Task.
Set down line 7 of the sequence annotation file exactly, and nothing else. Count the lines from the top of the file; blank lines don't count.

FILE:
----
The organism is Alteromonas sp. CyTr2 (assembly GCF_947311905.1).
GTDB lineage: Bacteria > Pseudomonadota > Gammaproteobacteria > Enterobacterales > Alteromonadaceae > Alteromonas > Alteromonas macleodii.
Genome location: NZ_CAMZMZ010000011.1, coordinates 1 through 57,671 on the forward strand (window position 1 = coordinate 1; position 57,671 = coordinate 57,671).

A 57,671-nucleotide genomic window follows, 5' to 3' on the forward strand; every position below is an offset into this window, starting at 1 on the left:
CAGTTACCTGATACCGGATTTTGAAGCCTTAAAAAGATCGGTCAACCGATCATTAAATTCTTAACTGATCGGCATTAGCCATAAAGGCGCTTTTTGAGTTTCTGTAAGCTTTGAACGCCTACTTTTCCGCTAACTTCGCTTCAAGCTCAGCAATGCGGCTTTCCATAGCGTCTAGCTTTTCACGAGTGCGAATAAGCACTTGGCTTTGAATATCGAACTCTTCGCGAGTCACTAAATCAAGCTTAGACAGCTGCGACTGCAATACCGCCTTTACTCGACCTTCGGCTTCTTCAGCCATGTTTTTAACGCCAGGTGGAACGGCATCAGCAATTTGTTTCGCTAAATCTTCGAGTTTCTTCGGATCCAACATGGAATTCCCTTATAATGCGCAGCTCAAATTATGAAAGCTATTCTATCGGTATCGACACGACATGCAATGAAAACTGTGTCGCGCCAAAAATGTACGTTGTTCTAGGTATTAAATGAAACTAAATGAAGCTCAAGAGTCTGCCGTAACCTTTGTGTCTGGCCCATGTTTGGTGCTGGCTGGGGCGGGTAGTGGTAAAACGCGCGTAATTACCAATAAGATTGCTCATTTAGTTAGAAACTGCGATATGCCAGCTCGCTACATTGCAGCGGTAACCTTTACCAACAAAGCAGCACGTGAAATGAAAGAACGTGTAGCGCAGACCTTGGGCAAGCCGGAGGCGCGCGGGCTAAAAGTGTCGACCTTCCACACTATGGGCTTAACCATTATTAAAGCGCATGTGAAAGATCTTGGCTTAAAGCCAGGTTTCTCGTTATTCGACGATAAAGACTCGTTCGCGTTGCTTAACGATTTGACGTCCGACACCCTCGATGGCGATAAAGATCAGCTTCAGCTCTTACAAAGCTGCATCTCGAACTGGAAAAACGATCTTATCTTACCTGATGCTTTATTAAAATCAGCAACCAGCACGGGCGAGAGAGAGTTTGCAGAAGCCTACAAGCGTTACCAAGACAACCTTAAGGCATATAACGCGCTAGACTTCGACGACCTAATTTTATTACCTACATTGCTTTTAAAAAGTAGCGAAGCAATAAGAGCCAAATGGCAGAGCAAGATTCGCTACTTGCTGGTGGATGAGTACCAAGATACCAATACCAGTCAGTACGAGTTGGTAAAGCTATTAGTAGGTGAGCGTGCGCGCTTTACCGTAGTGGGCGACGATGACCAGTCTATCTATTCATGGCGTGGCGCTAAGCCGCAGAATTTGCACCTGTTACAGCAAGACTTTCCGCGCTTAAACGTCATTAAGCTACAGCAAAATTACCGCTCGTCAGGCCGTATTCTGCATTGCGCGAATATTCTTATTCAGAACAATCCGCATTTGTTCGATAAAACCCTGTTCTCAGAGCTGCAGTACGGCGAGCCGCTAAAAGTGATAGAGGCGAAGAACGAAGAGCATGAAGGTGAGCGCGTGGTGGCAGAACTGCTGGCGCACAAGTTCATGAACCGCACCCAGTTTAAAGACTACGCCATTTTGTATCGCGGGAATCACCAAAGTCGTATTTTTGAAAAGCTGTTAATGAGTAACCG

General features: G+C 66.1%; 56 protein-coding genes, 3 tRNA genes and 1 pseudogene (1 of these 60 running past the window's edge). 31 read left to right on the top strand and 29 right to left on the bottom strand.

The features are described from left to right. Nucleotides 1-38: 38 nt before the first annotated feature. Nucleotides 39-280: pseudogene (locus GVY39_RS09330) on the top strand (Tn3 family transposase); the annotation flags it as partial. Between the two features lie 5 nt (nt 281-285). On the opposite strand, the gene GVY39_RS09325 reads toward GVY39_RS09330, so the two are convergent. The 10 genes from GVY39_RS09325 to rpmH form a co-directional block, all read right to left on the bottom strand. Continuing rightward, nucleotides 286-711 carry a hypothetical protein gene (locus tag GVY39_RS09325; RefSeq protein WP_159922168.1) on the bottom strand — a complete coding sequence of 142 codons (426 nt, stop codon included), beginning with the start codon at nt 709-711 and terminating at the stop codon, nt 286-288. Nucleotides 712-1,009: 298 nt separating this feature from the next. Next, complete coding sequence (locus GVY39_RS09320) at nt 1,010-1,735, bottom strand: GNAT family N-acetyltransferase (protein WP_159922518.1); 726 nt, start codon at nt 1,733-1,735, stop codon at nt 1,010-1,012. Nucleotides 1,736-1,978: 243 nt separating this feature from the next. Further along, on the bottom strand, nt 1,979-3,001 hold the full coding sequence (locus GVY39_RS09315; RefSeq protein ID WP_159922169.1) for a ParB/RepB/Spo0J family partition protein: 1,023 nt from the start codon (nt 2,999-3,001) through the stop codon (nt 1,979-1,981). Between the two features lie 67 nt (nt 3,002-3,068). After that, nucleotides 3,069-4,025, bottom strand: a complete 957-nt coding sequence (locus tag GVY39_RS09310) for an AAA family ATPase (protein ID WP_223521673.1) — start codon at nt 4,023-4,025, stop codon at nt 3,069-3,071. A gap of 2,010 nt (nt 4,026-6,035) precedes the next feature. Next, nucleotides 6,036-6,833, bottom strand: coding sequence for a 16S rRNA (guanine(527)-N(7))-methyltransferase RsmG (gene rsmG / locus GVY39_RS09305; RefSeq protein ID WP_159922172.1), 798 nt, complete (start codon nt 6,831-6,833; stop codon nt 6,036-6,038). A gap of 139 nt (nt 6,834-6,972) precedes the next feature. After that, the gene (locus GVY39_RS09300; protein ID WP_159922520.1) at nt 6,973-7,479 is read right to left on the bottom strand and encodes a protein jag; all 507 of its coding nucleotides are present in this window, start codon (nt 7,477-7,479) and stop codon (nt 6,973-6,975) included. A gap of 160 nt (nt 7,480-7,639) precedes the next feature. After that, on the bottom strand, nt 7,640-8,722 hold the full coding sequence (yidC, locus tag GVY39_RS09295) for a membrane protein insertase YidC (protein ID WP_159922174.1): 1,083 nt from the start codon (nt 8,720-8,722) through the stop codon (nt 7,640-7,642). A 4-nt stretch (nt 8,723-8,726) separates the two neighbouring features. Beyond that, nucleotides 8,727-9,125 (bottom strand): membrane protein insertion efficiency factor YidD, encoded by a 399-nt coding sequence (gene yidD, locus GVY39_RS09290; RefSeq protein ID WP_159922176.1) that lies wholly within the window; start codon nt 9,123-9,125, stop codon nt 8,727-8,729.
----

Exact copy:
The features are described from left to right. Nucleotides 1-38: 38 nt before the first annotated feature. Nucleotides 39-280: pseudogene (locus GVY39_RS09330) on the top strand (Tn3 family transposase); the annotation flags it as partial. Between the two features lie 5 nt (nt 281-285). On the opposite strand, the gene GVY39_RS09325 reads toward GVY39_RS09330, so the two are convergent. The 10 genes from GVY39_RS09325 to rpmH form a co-directional block, all read right to left on the bottom strand. Continuing rightward, nucleotides 286-711 carry a hypothetical protein gene (locus tag GVY39_RS09325; RefSeq protein WP_159922168.1) on the bottom strand — a complete coding sequence of 142 codons (426 nt, stop codon included), beginning with the start codon at nt 709-711 and terminating at the stop codon, nt 286-288. Nucleotides 712-1,009: 298 nt separating this feature from the next. Next, complete coding sequence (locus GVY39_RS09320) at nt 1,010-1,735, bottom strand: GNAT family N-acetyltransferase (protein WP_159922518.1); 726 nt, start codon at nt 1,733-1,735, stop codon at nt 1,010-1,012. Nucleotides 1,736-1,978: 243 nt separating this feature from the next. Further along, on the bottom strand, nt 1,979-3,001 hold the full coding sequence (locus GVY39_RS09315; RefSeq protein ID WP_159922169.1) for a ParB/RepB/Spo0J family partition protein: 1,023 nt from the start codon (nt 2,999-3,001) through the stop codon (nt 1,979-1,981). Between the two features lie 67 nt (nt 3,002-3,068). After that, nucleotides 3,069-4,025, bottom strand: a complete 957-nt coding sequence (locus tag GVY39_RS09310) for an AAA family ATPase (protein ID WP_223521673.1) — start codon at nt 4,023-4,025, stop codon at nt 3,069-3,071. A gap of 2,010 nt (nt 4,026-6,035) precedes the next feature. Next, nucleotides 6,036-6,833, bottom strand: coding sequence for a 16S rRNA (guanine(527)-N(7))-methyltransferase RsmG (gene rsmG / locus GVY39_RS09305; RefSeq protein ID WP_159922172.1), 798 nt, complete (start codon nt 6,831-6,833; stop codon nt 6,036-6,038). A gap of 139 nt (nt 6,834-6,972) precedes the next feature. After that, the gene (locus GVY39_RS09300; protein ID WP_159922520.1) at nt 6,973-7,479 is read right to left on the bottom strand and encodes a protein jag; all 507 of its coding nucleotides are present in this window, start codon (nt 7,477-7,479) and stop codon (nt 6,973-6,975) included. A gap of 160 nt (nt 7,480-7,639) precedes the next feature. After that, on the bottom strand, nt 7,640-8,722 hold the full coding sequence (yidC, locus tag GVY39_RS09295) for a membrane protein insertase YidC (protein ID WP_159922174.1): 1,083 nt from the start codon (nt 8,720-8,722) through the stop codon (nt 7,640-7,642). A 4-nt stretch (nt 8,723-8,726) separates the two neighbouring features. Beyond that, nucleotides 8,727-9,125 (bottom strand): membrane protein insertion efficiency factor YidD, encoded by a 399-nt coding sequence (gene yidD, locus GVY39_RS09290; RefSeq protein ID WP_159922176.1) that lies wholly within the window; start codon nt 9,123-9,125, stop codon nt 8,727-8,729.